Fertilizers, hybrids, and the sustainable intensification of maize systems in the rainfed mid-hills of Nepal uri icon

abstract

  • In the rainfed mid-hill region of Nepal, most fields receive 2-3 t ha(-1) of organic compost application every year. Despite efficient recovery and use of organics in the mixed crop-animal systems that predominant in the mid-hills, depleted soil fertility is widely understood to be a significant constraint to crop productivity, with most farmers achieving maize grain yields below 2 t ha(-1). Increased use of fertilizer may arrest and even reverse long-term soil quality degradation, but few farmers in the mid-hills use them at present and existing recommendations are insufficiently responsive to site, varietal, and management factors that influence the productivity and profitability of increased fertilizer use. Moreover, policy makers and development practitioners often hold the perception that returns to fertilizer use in the mid-hills are too low to merit investment. In this study, on-farm experiments were conducted at 16 sites in the Palpa district, Nepal to assess the responsiveness of a maize hybrid (DKC 9081) and an 'improved' open pollinated maize variety ('OPV', Manakamana-3) to four nitrogen (N) rates, i.e., 0, 60,120 and 180 kg ha(-1), with each N rate response evaluated at 30:30 and 60:60 kg ha(-1) rates of phosphorus (P2O5) and potassium (K2O), respectively. With sound agronomy and high rates of fertilizer (180:60:60 kg N:P2O5:K2O ha(-1)), grain yields observed in the field experiments exceeded 8 t ha(-1) with hybrids and 6 t ha(-1) with OPV. Yield levels were lower for OPV than hybrid at every level of applied N, but both genotypes responded linearly to N with partial factor productivity for N (PFPN) ranging from 14 to 19 for OPV versus 26-30 for hybrid, with improved N efficiencies obtained when P and K rates were significantly higher. Averaged across phosphorus (P) and potassium (K) levels, a $ I incremental investment in fertilizer increased the gross margin (GM) by $ 1.70 ha(-1) in OPV and by $ 1.83 ha(-1) in the hybrid. For the full response of N, requires higher rate of P2O5:K2O and vice-versa and full response to P2O5:1(20 does not occur if N is absent. These results suggest that, i) degraded soils in the mid-hills of Nepal respond favorably to macronutrient fertilizers - even at high rates, ii) balanced fertilization is necessary to optimize returns on investments in N but must be weighed against additional costs, iii) OPVs benefit from investments in fertilizer, albeit at a PFPN that is 36-47% lower than for hybrids, and, consequently iv) hybrids are an effective mechanism for achieving a higher return on fertilizer investments, even when modest rates are applied. To extend these findings across years and sites in the mid-hills, crop growth simulations using the CERES-maize model (DSSAT) were conducted for 11 districts with historical weather and representative soils data. Average simulated (hybrid) maize yields with high fertilizer rate (180:60:60 kg N:P2O5:K2O ha(-1)) ranged from 3.9 t ha(-1) to 7.5 t ha(-1) across districts, indicating a high disparity in attainable yield potential. By using these values to estimate district-specific attainable yield targets, recommended N fertilizer rates vary between 65 and 208 kg N ha(-1), highlighting the importance of developing domain-specific recommendations.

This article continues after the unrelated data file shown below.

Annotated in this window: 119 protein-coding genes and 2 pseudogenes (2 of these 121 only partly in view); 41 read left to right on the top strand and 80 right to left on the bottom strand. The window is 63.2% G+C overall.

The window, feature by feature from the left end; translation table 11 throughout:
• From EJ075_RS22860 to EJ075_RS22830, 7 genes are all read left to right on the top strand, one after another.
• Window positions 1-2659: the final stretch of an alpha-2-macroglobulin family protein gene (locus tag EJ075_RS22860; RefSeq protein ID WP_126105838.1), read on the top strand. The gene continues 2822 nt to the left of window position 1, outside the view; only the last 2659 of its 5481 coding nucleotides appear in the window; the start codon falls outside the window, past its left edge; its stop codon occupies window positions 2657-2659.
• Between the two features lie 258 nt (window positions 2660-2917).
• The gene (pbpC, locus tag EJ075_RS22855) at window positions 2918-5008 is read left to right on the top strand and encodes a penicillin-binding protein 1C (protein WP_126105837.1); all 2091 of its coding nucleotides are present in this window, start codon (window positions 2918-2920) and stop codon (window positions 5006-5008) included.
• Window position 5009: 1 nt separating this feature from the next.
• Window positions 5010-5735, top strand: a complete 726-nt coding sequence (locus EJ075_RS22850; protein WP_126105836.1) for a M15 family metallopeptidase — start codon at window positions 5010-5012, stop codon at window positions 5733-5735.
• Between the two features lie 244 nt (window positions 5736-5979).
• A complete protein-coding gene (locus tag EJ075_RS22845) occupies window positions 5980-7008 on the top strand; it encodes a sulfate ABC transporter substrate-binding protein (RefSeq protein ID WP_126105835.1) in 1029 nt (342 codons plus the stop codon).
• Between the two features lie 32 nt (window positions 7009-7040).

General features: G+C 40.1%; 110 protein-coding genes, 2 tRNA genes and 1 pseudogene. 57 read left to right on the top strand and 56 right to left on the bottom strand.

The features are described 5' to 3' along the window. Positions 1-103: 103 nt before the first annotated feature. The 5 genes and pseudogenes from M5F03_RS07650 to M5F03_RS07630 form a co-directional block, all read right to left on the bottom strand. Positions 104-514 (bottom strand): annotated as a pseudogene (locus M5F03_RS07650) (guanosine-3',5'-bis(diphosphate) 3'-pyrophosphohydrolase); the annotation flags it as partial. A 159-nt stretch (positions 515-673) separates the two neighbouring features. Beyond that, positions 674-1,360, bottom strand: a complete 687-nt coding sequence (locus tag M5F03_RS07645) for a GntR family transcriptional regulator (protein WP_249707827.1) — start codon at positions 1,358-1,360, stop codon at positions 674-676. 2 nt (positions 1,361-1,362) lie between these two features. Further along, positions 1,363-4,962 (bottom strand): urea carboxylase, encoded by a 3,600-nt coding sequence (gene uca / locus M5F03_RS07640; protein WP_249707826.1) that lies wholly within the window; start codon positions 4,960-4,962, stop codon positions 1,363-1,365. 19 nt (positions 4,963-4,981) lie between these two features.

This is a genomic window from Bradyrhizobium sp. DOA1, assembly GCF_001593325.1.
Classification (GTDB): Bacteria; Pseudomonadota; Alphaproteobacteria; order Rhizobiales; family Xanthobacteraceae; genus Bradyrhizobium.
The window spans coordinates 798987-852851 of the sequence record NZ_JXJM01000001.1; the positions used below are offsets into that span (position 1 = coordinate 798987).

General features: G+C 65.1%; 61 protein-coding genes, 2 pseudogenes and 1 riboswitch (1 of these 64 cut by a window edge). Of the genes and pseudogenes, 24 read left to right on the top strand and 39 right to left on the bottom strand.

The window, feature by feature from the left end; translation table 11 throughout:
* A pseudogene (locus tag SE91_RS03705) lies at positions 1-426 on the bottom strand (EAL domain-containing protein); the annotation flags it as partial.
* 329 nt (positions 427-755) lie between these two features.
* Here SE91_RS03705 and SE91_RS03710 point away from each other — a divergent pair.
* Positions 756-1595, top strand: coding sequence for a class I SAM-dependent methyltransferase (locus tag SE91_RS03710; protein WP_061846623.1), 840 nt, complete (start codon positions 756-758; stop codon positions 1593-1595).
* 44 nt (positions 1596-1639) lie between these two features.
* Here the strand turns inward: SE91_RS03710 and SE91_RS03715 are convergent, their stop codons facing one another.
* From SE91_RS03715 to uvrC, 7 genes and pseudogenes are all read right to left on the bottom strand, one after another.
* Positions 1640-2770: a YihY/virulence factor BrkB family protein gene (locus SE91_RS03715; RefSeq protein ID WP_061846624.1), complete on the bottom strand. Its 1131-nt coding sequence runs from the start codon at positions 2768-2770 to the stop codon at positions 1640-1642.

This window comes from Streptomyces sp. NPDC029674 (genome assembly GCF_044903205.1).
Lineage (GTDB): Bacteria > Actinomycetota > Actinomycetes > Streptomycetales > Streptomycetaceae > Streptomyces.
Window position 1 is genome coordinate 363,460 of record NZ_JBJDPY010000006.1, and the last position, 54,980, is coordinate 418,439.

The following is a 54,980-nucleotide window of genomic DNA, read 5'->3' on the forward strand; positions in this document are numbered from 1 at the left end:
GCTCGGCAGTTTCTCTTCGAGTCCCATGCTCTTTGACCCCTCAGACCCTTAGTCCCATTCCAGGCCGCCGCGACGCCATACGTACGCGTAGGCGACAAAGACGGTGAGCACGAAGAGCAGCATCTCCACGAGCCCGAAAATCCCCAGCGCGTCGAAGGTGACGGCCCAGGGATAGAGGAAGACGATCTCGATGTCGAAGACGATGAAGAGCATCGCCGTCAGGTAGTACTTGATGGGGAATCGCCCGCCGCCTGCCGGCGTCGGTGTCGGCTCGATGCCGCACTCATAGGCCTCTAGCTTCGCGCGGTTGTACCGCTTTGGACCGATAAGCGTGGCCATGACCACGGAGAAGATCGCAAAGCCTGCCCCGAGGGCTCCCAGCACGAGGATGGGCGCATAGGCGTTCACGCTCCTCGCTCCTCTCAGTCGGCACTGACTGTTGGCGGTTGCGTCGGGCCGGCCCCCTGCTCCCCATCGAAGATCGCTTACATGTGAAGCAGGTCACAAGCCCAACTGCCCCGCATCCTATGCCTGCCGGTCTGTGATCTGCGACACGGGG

• Simulations also suggest the potential utility of using weather forecasts in tandem with site and planting date information to adjust fertilizer recommendations on a seasonal basis. (C) 2016 Elsevier B.V. All rights reserved.

publication date

  • 2016
  • 2016
  • 2016